“My mom says I have to sell enough cookies to pay my way to camp,” whispered Shawna Reed, then age 13. Her family had done the math and discovered it was going to take about 2,000 boxes worth of cookie bucks for Shawna to go to camp. It meant hours of hauling around cookies, sitting at card tables in front of Safeway and knocking on doors. Not to mention the tedious recordkeeping required in the pre- laptop days of 1995.
I’m not sure if Shawna’s mom was trying to teach her an important lesson or, with four kids in the family, they truly couldn’t afford camp fees. But I saw Shawna turn into a remarkable entrepreneur that spring. Layers of self-consciousness melted away with each box of Thin Mints she handed over. She became so savvy at profiling potential customers and closing a sale that, within two months, every last box was gone.
It’s a complete pain to sell wrapping paper, magazines, candy and raffle tickets. Usually it’s the parents who end up monitoring sales, schlepping forms to work, calling the grandparents, warning the neighbors. Trust me. My kids have attended Catholic schools.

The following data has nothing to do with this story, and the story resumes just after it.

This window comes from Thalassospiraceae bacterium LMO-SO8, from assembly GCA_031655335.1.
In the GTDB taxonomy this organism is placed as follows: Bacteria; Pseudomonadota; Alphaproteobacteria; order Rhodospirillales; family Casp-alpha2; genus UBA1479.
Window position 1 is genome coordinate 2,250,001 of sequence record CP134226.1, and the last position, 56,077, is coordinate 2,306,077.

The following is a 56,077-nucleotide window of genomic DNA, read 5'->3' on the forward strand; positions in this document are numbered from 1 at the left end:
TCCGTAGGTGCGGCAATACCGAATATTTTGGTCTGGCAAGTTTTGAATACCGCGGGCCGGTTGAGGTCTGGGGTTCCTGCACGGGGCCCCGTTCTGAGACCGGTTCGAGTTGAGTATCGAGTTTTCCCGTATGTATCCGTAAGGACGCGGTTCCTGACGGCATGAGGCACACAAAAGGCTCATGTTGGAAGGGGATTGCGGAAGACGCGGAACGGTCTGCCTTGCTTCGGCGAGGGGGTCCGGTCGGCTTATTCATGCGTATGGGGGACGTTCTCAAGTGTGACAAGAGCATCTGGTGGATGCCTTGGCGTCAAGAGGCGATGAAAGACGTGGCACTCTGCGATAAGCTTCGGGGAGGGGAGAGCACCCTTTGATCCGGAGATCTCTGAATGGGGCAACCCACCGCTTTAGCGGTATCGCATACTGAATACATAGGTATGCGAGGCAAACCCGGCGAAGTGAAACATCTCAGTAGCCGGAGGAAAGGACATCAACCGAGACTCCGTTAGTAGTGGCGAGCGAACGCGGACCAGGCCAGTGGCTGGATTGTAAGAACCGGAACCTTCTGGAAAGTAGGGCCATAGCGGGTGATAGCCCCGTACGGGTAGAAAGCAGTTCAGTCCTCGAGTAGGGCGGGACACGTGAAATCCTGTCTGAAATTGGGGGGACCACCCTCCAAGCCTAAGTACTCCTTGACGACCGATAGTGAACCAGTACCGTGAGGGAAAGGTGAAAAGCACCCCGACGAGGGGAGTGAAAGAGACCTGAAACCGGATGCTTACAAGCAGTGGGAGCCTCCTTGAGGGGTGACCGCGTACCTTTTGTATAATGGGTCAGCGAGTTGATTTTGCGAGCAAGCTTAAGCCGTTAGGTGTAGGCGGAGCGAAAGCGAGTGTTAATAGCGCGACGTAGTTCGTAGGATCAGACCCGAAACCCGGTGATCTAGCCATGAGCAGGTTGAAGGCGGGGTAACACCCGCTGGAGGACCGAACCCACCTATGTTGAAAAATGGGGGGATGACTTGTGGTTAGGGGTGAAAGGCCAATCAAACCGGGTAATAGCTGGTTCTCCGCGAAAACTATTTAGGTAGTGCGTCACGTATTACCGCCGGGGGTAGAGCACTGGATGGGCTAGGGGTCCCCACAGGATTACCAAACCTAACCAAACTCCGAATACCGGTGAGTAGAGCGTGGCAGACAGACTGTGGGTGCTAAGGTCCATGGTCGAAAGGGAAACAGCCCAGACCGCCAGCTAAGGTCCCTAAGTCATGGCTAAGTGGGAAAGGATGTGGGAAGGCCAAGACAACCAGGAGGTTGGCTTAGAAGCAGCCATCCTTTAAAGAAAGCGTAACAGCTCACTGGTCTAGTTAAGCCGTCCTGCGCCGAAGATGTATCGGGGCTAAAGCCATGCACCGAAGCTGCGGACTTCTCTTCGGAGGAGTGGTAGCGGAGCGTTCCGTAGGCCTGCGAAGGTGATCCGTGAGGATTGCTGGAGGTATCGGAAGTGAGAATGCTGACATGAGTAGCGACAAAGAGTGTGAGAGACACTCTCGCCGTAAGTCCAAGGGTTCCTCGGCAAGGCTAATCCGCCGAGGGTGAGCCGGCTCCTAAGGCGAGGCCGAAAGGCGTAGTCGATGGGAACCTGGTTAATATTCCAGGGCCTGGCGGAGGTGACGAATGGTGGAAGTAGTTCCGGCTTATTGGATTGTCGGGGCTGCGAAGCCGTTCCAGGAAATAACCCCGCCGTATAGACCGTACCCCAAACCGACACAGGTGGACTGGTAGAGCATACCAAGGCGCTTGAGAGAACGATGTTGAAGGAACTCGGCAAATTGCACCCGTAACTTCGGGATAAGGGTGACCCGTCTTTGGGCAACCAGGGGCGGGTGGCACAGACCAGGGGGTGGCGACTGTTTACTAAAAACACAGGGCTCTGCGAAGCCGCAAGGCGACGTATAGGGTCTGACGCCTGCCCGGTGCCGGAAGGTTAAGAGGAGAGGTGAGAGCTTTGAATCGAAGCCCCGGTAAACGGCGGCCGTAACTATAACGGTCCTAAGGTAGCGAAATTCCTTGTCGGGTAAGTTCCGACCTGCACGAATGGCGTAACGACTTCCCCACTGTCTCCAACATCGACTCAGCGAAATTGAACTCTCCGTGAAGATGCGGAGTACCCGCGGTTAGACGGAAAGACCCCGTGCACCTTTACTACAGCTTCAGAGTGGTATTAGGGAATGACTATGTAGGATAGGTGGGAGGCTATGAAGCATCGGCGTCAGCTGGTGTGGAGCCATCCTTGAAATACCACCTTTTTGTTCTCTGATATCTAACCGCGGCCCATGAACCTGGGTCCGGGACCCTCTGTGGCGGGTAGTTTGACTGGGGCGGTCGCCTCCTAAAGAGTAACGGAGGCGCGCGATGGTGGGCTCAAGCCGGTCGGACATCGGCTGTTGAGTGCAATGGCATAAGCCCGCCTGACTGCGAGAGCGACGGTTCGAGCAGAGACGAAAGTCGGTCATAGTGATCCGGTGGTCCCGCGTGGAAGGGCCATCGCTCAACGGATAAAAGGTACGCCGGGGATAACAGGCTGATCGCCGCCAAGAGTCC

The first time my oldest came home with a sales packet for magazine orders, I warned my dad that Cory might be calling. His answer surprised me. “Don’t let her call me,” he said. He was happy to make a small cash donation; what he didn’t want to do was line the pockets of the magazine clearinghouses, with the school keeping a mere pittance. I understood his logic. But it was a little embarrassing.
Despite that, here’s why I think letting kids hawk stuff to support a worthy organization isn’t necessarily a bad thing. They apply math skills as they add up the points to earn highly coveted (though often chintzy) prizes. And they learn that people say “no.” It’s not personal. It’s not the end of the world. Fundraising teaches accountability and shows kids that determination counts if they want to make a sale.
Shawna made it to camp in northern Arizona that summer. I think her experience meant something that was a bit different than the experience of other girls whose parents offhandedly wrote a check to pay the fee. The girls in the troop learned something from her, too. So did I.